How (and why) to read a Statement of Actuarial Opinion (Property/Casualty)

Loss Reserves are generally the largest liability listed on an insurance company’s balance sheet. Loss Reserves are amounts set aside to pay for all claims that have already occurred, whether reported or not, that the company is obligated to pay in the future.  In the past, a high percentage of property/casualty insurance company insolvencies have been due to the inadequacy of these reserves.  For that reason and others, each state now requires that there be an attestation, i.e. opinion, by a qualified professional, as to the reasonableness of these reserves.

Formally called the “Statement of Actuarial Opinion,” (SAO), it is commonly referred to as “the opinion.” 

“Is it a clean opinion?”

One of the first things asked of the opining actuary is whether or not it is a “clean” opinion.  “Clean” is the conversational term for an “unqualified” opinion.  The answer appears in a section labeled “Opinion” about a fourth of the way through the document.  A clean opinion states that the loss reserves:

  1. Meet the requirements of the domiciliary state,
  2. Are consistent with reserves computed with accepted loss reserving standards and principles and,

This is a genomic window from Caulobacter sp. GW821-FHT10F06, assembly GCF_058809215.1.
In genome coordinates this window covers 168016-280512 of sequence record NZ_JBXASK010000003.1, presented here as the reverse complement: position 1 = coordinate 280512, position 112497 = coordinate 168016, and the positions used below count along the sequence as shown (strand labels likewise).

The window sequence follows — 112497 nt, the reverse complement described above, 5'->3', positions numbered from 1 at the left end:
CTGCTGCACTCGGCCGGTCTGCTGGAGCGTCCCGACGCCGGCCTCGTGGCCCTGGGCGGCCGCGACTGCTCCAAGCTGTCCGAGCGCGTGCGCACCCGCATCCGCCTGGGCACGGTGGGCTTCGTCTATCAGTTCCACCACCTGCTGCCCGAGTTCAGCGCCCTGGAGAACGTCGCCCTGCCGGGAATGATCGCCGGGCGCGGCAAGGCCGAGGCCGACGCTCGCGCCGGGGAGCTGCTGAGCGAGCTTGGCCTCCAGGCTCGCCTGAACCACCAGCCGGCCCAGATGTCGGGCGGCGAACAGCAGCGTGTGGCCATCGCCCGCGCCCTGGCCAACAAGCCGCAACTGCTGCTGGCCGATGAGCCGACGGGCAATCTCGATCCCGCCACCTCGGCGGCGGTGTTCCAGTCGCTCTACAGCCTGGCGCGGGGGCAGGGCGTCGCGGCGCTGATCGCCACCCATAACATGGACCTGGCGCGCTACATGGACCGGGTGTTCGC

3. Make a reasonable provision in the aggregate for all unpaid loss and loss adjustment expense obligations of the Company under the terms of its contracts and agreements.

The first two items are rarely an issue: it is the third point that is usually the reason for the question.  If the booked loss and loss expense reserves equal the actuary’s reserve estimate or fall within a certain range of that estimate, the actuary can say that the booked reserves make a reasonable provision for the reserve liability and can issue a “clean” opinion.

The alternatives to a “clean” opinion are generally not good:

A qualified opinion – This happens when, in the actuary’s opinion, the reserves for a certain item or items are in question because they cannot be reasonably estimated, or the actuary is unable to render an opinion on those items.  Note:  if there is some sort of loss for which the actuary has no means of determining the ultimate value, but the perceived value is not material, the opinion can still be a “clean” one.

A Deficient or Inadequate Provision.  This is the one you do not want to see.  When the carried reserve amount is less than the minimum amount that the actuary believes is reasonable, the actuary will issue a Statement of Actuarial Opinion that the carried reserve amount does not make a reasonable provision for the liabilities associated with the specified reserves.

A Redundant or Excessive Provision.  These are very rare.  When the carried reserve amount is greater than the maximum amount that the actuary believes is reasonable, the actuary issues a redundant opinion.